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Contacting Members of Congress

What You Need to Know for Successful Outreach

How a Congressional Office Works

Each member of Congress has an office in Washington, and at least one state or district office. Some members have more than one state or district office depending on geography and population.

Congressional offices function differently, but staffing is similar across all offices, both in Washington and the state or district office.

Washington Offices

Every office typically has the following:

  • Chief of Staff: Oversees all functions of the office and handles issues of particular importance. Conducts political activities.
  • Legislative Director (LD): Manages the legislative agenda for the office.
  • Scheduler: Responsible for the schedule of the member of Congress.
  • Press Secretary: Manages inquiries from the media and sends out press releases.
  • Legislative Assistant or Aide (LA): Handles some legislative issues and maintains own schedule.
  • Legislative Correspondent (LC): Responsible for responding to mail, email and faxes sent to the member of Congress.
  • Staff Assistant: Typically responsible for constituent services such as providing tours of the Capitol and answering the phone.

State or District Offices

Every office typically has the following:

  • State or District Director: Oversees the functions of the office and responsible for oversight of state or district operations.
  • Scheduler: Responsible for the schedule of the member of Congress in their home state or district.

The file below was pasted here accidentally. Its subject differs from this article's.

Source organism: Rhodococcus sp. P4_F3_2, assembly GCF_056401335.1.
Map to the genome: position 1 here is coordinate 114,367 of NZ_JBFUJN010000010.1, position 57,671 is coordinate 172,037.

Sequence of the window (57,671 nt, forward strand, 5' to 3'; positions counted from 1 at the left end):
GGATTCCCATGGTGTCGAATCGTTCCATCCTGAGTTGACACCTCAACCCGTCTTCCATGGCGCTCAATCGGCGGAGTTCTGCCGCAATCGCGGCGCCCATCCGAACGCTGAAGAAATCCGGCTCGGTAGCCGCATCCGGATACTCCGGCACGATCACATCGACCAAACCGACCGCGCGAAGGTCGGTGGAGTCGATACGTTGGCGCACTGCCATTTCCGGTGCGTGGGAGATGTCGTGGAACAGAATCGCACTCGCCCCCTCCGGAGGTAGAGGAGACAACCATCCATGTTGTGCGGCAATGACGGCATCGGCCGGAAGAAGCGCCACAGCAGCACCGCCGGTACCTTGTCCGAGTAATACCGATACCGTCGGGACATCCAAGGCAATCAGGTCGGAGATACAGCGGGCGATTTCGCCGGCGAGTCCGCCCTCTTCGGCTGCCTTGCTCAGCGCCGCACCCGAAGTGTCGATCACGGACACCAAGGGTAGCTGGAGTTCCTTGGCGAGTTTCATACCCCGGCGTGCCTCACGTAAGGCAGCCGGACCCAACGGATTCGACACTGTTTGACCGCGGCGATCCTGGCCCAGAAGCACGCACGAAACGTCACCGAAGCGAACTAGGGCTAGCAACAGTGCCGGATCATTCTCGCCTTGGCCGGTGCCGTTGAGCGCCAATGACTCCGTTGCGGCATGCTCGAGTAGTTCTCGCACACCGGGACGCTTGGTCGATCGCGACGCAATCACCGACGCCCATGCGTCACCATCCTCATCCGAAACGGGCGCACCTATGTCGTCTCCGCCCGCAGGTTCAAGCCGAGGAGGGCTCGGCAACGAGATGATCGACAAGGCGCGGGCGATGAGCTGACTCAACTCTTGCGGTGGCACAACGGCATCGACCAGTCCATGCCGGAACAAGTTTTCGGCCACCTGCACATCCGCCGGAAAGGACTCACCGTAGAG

• Caseworker: Responsible for solving problems between constituents and the federal government. Typical areas of casework include Social Security, Medicaid, Medicare and other federal programs.
  • Staff Assistant: Typically responsible for constituent services such as answering the phone.
Who to Contact & How

Who are your elected officials?

If you don’t know who represents your organization and the individuals you support, you can look up your members of Congress using your address.

You might be surprised to learn how many members of Congress you influence! Any district in which you operate, and where you or your employees live, is a district in which you hold sway.

Who should you contact?

Who you contact in the member’s office depends on what you hope to accomplish.

If you want to:

  • Schedule a meeting: Contact the scheduler in the state, district or Washington office to arrange a meeting with the member of Congress, or contact the legislative assistant who handles the issue you want to talk about at the meeting.
  • Ask for co-sponsorship of a bill or support/opposition to an issue: Contact the legislative assistant in Washington who handles the issue. If you don’t know who that is, just call the Washington office and ask.
  • Ask for a site visit: Contact the state or district director or caseworker who handles your issues. They can help get the ball rolling for the site visit.
  • Give an award to your member of Congress: Contact the press secretary to coordinate a press release with the information. Work with the scheduler to arrange a presentation and photo opportunity. You should also follow up with the chief of staff or other staff members with whom you have a relationship.